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Dobbins v. State

Florida Court of Appeals, Second District

July 24, 2019



          Appeal from the Circuit Court for Pinellas County; Chris Helinger, Judge.

          Howard L. Dimmig, II, Public Defender, and Brett S. Chase, Special Assistant Public Defender, Bartow, for Appellant.

          Ashley Moody, Attorney General, Tallahassee, and Katie Salemi Ashby, Assistant Attorney General, Tampa, for Appellee.

          VILLANTI, JUDGE.

         Timothy Dobbins appeals his conviction for burglary of a structure causing damage greater than $1000. Because the evidence in this case was entirely circumstantial and because the State failed to rebut, by competent substantial evidence, Dobbins' reasonable hypothesis of innocence, we must reverse.

         The evidence presented at trial showed that the structure at issue was a school that had been vacant for two years. The school's property manager testified he was notified on November 25, 2014, that the school's gate was open. Because it was raining, he waited until the following morning to inspect the school. He then discovered that the school had been ransacked and had suffered extensive damage, including the theft of thousands of dollars' worth of computer equipment and large amounts of copper wiring. The property manager testified that he had not seen any damage when he visited the school five days prior. During the ensuing investigation, the police collected a number of cigarette butts that were found in the school's kitchen.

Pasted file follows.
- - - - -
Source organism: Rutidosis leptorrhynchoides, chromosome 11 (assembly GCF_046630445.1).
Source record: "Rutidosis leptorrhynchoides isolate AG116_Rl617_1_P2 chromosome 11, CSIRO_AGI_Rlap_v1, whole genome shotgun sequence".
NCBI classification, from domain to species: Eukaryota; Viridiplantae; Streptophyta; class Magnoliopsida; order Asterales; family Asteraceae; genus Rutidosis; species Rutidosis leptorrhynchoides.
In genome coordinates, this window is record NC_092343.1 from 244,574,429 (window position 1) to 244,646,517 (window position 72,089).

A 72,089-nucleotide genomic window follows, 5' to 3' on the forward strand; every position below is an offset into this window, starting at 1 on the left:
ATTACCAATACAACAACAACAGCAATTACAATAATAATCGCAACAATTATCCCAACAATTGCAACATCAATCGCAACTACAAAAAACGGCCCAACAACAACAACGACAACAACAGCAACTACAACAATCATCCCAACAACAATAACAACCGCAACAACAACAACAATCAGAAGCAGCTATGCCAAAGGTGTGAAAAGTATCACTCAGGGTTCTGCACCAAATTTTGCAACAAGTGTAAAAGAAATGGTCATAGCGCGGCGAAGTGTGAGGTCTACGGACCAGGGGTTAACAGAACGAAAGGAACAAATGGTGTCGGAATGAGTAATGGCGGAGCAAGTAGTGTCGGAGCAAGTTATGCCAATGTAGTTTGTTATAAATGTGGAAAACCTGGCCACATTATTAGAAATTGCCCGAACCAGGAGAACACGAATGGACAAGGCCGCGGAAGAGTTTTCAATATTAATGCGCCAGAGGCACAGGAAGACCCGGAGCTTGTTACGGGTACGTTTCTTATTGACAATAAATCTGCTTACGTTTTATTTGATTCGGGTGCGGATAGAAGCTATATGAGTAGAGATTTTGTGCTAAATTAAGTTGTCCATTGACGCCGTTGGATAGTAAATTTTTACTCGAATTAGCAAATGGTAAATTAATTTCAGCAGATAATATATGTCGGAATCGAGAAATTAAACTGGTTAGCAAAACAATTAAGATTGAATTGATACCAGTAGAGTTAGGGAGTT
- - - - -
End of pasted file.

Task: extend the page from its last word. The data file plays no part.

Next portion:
A few weeks later, on December 20, 2014, an officer pulled over a white Ford F-150 truck occupied by Dobbins and one Clinton Ingram because its tags were expired. The detective who searched the truck found bolt cutters, audio/video cables, and a compass from the school in the bed of the truck. Numerous cigarette butts were also found in the vehicle. The State introduced evidence that the truck had been previously registered to Dobbins; however, there was also evidence that Ingram frequently drove the truck and would sell tools from it. Neither Dobbins nor Ingram were arrested for the school burglary at the time of the stop, and the State offered no evidence from the stop to indicate that either Dobbins or Ingram knew the property in the bed of the truck had been stolen from the school several weeks previously.

         However, on December 25, 2014, an officer was dispatched to the school after a silent alarm was triggered. The responding officer saw two people running away from the school, one of whom was caught and identified as Ingram. Ingram was subsequently released on bail, failed to appear, and was still at large at the time of Dobbins' trial. A few months later, a forensic expert determined that DNA from one of the cigarette butts found at the school matched Dobbins' DNA; he was subsequently arrested for the burglary of the school.